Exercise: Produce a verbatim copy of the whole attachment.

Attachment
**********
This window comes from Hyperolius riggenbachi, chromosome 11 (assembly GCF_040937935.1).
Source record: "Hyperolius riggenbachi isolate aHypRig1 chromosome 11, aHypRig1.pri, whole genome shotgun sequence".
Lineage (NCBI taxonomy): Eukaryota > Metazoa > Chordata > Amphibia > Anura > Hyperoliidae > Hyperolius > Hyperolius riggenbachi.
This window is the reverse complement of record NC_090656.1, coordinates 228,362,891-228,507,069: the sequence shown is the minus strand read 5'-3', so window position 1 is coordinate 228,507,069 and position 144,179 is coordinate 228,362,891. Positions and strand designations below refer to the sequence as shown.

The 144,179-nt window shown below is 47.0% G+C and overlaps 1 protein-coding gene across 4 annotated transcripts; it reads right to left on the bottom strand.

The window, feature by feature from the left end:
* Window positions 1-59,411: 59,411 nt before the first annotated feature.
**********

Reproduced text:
This window comes from Hyperolius riggenbachi, chromosome 11 (assembly GCF_040937935.1).
Source record: "Hyperolius riggenbachi isolate aHypRig1 chromosome 11, aHypRig1.pri, whole genome shotgun sequence".
Lineage (NCBI taxonomy): Eukaryota > Metazoa > Chordata > Amphibia > Anura > Hyperoliidae > Hyperolius > Hyperolius riggenbachi.
This window is the reverse complement of record NC_090656.1, coordinates 228,362,891-228,507,069: the sequence shown is the minus strand read 5'-3', so window position 1 is coordinate 228,507,069 and position 144,179 is coordinate 228,362,891. Positions and strand designations below refer to the sequence as shown.

The 144,179-nt window shown below is 47.0% G+C and overlaps 1 protein-coding gene across 4 annotated transcripts; it reads right to left on the bottom strand.

The window, feature by feature from the left end:
* Window positions 1-59,411: 59,411 nt before the first annotated feature.